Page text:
Battle of Guadalcanal Veteran Glenn Hepler

As I mentioned last week, I was fortunate enough to photograph two WWII veterans while visiting my hometown in western Pennsylvania. Thanks to a good friend from high school, he put in touch with his grandfather, Glenn Hepler, who served in the 260th Ordnance Medium Maintenance Company. While working with a tight schedule and after several phone calls, I was able to sit down and talk with Mr. Hepler.

After 11 weeks of coast artillery training in Virginia, Hepler found himself on a troop train headed to San Francisco where he would board a ship. After some friendly initiations for crossing the international date line and a short pit-stop at New Caledonia, Hepler was headed to the Guadalcanal. After landing on Guadalcanal, Hepler became part of the 260th Ordnance Medium Maintenance Company. He stayed with the 260th Ordnance throughout his four years in the war.

“I stayed with the 260th Ordinance the four years I was in service. I was a welder. They never gave us a furlough or anything. We could always tell when there was an invasion coming up. We had to check all the equipment before it was put into service.”

Hepler eventually left Guadalcanal and wound up on Peleliu where fighting with the Japanese was grueling.

“We got shipping orders and went into Peleliu. The island was like a horseshoe. It was open at the west side and the rest was a mountain range. The Japanese had these ranges hollowed out. There were hospitals in there and all their supplies. We weren’t allowed to go in because it was all booby trapped and all that stuff. We heard of fellas that it was their job to go in and clean out the supplies. A few Japanese soldiers would be sticking around up there and they’d bring them in as prisoners, or if they couldn’t bring them in alive, they’d bring them in dead. But that’s how they cleaned out Peleliu.”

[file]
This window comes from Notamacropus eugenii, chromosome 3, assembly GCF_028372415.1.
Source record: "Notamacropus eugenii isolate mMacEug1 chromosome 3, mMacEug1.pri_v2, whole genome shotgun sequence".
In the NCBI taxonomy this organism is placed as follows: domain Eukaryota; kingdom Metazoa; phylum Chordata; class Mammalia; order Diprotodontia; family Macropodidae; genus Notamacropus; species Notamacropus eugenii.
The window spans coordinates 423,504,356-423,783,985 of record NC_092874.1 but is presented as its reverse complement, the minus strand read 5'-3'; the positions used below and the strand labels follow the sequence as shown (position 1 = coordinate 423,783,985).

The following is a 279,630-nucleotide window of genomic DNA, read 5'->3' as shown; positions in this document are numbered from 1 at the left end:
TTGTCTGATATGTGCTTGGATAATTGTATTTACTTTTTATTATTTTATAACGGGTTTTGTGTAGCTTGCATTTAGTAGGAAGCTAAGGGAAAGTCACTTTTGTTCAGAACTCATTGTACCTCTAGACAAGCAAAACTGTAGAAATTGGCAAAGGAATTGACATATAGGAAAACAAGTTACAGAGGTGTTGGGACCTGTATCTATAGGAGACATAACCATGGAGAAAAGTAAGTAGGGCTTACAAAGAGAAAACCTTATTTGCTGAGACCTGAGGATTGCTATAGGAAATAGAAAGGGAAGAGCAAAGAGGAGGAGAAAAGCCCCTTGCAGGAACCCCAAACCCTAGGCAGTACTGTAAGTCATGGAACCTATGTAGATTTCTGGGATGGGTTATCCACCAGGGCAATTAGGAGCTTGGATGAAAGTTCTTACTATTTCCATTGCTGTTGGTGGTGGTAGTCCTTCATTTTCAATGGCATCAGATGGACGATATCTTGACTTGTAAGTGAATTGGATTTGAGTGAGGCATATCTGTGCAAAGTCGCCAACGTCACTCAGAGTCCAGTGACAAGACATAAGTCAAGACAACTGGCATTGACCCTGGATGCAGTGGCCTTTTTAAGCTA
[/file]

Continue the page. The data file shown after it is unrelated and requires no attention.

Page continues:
He also remembers where he was when word came that the first atomic bomb was dropped on Japan.

“I was on Peleliu when they dropped the atomic bomb. I don’t know whether the plane was on Peleliu or not. I couldn’t say. If it was, it was close guarded. It was a secret. Nobody knew. Peleliu was the closest airstrip to Japan.”

With the war over, preparations for getting troops back home were underway. Because Hepler’s company had not seen any rest or recreation time during the war, it was the first on the list to be sent home in time for Christmas. His wife was waiting for him at the bus stop in Youngstown, Ohio where he finally arrived on Christmas Eve.

Using Format